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Land Owner Transparency Act – Update


by: Nick Go

I. Background
The Land Owner Transparency Act (“LOTA”) was passed to further the BC government’s goal of making ownership of real estate more transparent.

Prior to LOTA, if the owner of real estate is a company or trust then the indirect owners of the real estate, i.e. the shareholders of the company or the beneficiaries of the trust, are unknown.

LOTA attempts to solve this issue by creating a Land Owner Transparency Registry (the “Registry”), which is a database searchable by the public and contains information about the indirect owners of real estate in BC.

II. Practical Effect – When Interest in Real Estate Is Transferred

When an Interest In Real Estate is transferred, a Transparency Declaration must be filed and a Transparency Report may be required.

An Interest In Real Estate includes more than just the transfer of title or fee simple ownership to another entity – it also includes a life estate, a lease for a term of more than 10 years or a right to occupy or acquire fee simple ownership of real estate under an agreement for sale.

     a. If you are an Individual

If you are an Individual Purchasing Real Estate for Yourself, all you need to do is to file a Transparency Declaration confirming that you are not a reporting body and do not need to take any further action.

     b. If you are a Corporation, Trust or Partnership

In general, if you are a Reporting Body Purchasing Real Estate (a corporation, trust or partnership), you need to file a Transparency Declaration and a Transparency Report setting out the Interest Holders (shareholders or entities who have the power to elect, appoint or remove the majority of the directors of a corporation, beneficial owners and settlors of trusts, or partner of a partnership that holds an interest in real estate).

c. Contents of Transparency Report

              (i)Publicly Available Information

The following contents or a Transparency Report will be made publicly available in the Registry:

If an Interest Holder is an Individual, the Transparency Report will contain their full name, citizenship status and principal residence.

If an Interest Holder is a Corporation, the Transparency Report will contain its name, registered and, if applicable, head office address, jurisdiction of incorporation and, if applicable, the jurisdiction from which the corporation was most recently continued or transferred.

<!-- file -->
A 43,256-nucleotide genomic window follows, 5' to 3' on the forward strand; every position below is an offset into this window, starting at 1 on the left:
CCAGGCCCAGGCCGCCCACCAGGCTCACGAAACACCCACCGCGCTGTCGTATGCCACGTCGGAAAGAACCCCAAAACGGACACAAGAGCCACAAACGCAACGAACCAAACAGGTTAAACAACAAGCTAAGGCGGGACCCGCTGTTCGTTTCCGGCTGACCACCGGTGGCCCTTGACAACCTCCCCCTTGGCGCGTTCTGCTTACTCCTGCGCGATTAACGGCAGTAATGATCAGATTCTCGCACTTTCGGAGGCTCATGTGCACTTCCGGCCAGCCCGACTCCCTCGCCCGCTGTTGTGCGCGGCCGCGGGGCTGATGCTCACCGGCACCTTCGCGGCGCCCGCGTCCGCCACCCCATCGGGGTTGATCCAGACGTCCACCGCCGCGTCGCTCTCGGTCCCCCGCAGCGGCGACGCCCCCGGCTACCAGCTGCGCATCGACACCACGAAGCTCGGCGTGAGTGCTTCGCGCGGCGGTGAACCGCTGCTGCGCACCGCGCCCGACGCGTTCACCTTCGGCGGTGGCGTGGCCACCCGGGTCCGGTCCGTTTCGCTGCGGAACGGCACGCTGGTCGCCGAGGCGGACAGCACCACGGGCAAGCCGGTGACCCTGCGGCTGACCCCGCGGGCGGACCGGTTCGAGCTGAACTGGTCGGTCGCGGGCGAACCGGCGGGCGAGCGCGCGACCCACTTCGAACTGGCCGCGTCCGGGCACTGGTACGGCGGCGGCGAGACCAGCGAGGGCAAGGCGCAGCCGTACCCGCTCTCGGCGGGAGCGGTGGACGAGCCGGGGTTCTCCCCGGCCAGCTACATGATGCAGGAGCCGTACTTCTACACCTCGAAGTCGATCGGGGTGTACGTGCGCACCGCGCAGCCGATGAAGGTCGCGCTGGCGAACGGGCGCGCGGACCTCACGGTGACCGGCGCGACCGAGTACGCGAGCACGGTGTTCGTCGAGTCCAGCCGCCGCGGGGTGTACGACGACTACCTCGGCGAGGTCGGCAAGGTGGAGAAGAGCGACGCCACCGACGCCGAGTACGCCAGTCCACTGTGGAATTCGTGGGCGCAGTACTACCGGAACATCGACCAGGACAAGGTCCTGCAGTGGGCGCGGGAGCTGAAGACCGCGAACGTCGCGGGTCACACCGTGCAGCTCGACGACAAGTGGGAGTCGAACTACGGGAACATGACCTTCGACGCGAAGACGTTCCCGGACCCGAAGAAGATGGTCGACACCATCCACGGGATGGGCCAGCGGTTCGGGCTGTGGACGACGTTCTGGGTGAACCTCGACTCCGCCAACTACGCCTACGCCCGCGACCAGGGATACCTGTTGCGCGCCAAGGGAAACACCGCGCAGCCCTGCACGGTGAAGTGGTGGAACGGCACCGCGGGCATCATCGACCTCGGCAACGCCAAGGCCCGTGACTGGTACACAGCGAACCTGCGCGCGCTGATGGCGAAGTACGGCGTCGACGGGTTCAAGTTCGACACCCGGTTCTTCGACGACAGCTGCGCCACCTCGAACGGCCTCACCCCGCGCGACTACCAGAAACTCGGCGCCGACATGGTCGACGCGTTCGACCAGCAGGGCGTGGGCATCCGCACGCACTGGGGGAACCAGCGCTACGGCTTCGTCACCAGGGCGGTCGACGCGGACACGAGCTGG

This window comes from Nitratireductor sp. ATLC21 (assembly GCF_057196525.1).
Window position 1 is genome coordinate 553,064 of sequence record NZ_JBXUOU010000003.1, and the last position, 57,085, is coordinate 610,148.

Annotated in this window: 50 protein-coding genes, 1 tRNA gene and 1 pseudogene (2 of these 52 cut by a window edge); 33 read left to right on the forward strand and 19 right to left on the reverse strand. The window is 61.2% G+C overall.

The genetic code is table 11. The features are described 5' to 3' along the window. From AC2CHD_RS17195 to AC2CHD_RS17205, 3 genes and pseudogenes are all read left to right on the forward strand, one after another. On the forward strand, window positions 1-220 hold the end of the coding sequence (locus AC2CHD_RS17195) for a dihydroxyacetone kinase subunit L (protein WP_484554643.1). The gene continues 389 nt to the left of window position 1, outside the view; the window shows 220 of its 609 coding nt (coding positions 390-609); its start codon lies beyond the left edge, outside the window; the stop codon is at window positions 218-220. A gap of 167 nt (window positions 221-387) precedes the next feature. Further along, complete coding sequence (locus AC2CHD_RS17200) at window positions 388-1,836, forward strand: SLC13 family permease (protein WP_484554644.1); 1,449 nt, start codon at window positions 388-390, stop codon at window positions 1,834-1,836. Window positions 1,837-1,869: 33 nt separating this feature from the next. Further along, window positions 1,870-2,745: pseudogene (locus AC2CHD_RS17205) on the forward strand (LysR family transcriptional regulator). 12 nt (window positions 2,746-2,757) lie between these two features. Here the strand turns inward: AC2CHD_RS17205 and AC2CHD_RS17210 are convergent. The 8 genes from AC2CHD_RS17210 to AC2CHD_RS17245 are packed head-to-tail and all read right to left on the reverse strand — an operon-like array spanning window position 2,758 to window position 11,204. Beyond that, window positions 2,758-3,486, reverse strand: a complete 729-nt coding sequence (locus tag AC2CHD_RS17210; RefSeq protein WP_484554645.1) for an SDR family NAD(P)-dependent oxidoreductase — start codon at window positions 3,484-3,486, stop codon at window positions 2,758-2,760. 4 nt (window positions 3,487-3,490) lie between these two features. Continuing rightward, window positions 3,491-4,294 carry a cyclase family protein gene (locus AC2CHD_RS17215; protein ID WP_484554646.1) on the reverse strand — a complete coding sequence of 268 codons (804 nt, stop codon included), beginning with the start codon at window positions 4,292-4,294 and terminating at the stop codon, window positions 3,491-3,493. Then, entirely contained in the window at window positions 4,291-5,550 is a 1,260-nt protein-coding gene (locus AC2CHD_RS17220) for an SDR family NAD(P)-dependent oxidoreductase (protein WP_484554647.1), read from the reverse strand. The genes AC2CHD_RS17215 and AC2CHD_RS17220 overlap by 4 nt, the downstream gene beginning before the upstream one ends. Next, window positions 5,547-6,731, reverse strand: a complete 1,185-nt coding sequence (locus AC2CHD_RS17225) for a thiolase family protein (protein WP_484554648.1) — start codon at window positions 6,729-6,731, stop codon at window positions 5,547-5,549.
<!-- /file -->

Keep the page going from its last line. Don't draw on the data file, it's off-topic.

If an Interest Holder is a Partnership, the Transparency Report will contain its business name, type of partnership, registered and, if applicable, head office address, address of principal business premises and jurisdiction of governance.

            (ii) Information Not Available to the Public

A Transparency Report will also contain information that is only available to certain federal and provincial authorities.

For Interest Holders that are Individuals, this information includes the individual’s date of birth, last known address, social insurance number or individual tax number (if applicable) and Canadian residency status, the date the individual became or ceased to be an interest holder, a description as to how the individual is an interest holder and whether a declaration of incapacity has been made by a court or other authority in respect of the individual.

For Interest Holders that are Corporations, this information includes tax and corporate/identification registration numbers.

III. Practical Effect – Transparency Report Required for Existing Owners of Real Estate

A Corporation, Trustee of a Trust or Partner of a Partnership with an existing interest in real estate prior to November 30, 2020 has until November 30, 2021 to file a Transparency Report unless there is a transfer of the owned real estate prior to that date.

IV. Practical Effect – Ongoing Disclosure Requirements for Owners of Real Estate

If a Reporting Body becomes aware or should reasonably have become aware that a previously filed Transparency Report is no longer accurate, it must file a new Transparency Report within two months.

V. Conclusion

LOTA imposes new requirements that owners of real estate that are Corporations, Trusts or Partnerships may not be familiar with.

If you have any questions or require assistance with compliance with LOTA and the Transparency Declaration or Transparency Report, please do not hesitate to contact any real estate lawyer at Bell Alliance LLP.


This article provides general information only and does not constitute legal advice.

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